- Not Pretty, Would Eat
Four Singapore chefs share how they’re using their kitchens to turn the Red Dot into a green dining hub.
Sustainable development has become one of the biggest buzzwords of the 21st century, with calls for its application in fields such as automobiles, architecture and construction and even fashion. But in 2019, consumers are turning their attention to an area that has, so far, escaped public scrutiny: Fine dining.
But what does sustainable development have to do with fine dining? Plenty, according to the United Nation’s Sustainable Development Goals programme, which lists the reduction of food waste—a contributor to greenhouse gas emissions—as one of its goals. In Singapore, food waste accounts for ten per cent of the country’s overall generated waste—a 30 per cent increase over the last decade per the National Environment Agency’s (NEA) records. In 2018, 763,100 tonnes of food waste was generated across the island; only 126,200 tonnes were recycled.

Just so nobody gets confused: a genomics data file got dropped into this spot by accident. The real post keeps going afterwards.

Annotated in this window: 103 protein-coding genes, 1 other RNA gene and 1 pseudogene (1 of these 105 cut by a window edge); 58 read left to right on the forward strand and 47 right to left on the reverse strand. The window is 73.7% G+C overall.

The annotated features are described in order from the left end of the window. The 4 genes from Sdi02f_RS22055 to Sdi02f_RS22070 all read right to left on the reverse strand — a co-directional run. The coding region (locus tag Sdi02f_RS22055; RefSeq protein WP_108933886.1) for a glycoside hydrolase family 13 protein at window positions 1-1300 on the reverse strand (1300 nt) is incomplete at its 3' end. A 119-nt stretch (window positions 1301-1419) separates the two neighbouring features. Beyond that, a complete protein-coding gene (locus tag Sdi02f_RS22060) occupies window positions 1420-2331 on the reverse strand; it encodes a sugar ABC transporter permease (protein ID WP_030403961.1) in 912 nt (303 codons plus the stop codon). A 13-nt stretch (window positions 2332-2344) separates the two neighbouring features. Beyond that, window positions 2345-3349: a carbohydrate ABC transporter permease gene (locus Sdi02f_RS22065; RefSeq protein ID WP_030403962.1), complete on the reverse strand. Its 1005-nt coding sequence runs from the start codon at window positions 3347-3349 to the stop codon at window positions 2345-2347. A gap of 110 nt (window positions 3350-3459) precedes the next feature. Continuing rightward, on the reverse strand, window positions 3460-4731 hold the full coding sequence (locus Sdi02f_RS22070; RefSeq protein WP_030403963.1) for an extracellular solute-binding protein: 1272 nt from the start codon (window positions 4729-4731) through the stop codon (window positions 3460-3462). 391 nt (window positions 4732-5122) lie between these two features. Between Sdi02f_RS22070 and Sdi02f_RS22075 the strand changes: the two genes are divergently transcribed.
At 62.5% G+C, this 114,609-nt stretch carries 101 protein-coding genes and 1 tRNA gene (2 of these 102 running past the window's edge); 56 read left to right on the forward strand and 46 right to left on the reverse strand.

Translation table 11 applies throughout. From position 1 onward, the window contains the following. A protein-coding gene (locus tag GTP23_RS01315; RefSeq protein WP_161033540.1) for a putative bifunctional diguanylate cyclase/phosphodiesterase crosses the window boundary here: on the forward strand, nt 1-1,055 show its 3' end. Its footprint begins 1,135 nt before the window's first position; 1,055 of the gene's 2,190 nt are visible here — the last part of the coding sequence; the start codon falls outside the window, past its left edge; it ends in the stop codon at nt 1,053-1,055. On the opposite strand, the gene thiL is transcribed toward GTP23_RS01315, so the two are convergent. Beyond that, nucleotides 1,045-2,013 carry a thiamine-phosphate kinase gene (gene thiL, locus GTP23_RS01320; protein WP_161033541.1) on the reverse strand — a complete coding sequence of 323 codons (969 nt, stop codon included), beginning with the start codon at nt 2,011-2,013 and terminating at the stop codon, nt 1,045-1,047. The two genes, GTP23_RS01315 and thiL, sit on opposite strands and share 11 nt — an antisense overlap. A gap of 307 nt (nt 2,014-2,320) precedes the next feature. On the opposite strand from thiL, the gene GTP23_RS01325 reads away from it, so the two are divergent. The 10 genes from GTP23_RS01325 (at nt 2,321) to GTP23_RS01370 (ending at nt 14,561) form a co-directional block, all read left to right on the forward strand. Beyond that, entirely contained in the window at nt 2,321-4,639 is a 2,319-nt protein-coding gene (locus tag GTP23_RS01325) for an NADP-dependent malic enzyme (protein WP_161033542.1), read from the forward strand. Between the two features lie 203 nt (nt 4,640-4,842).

While these sobering numbers and growing consumer awareness may have made many sit up and take note lately, food waste has always been a critical issue for the fine dining scene, says chef Andrew Walsh of CURE. Vianney Massot, executive chef and director of Vianney Massot Restaurant, chimes in agreement: “In our industry, we have long been exposed to it and tried to overcome it. It’s our job to monitor these trends and concerns as it affects our industry and livelihood.”
However, chef Vianney feels that it’s great that [food waste] has come to the forefront of global discussion. “Now there is a bigger involvement, not just by those in the kitchens,” he adds. Chef Beppe De Vito echoes this, too, citing well-travelled diners and easily accessible information for this increased awareness. “They are very exposed to how much food waste and hunger there is across the world,” he elaborates.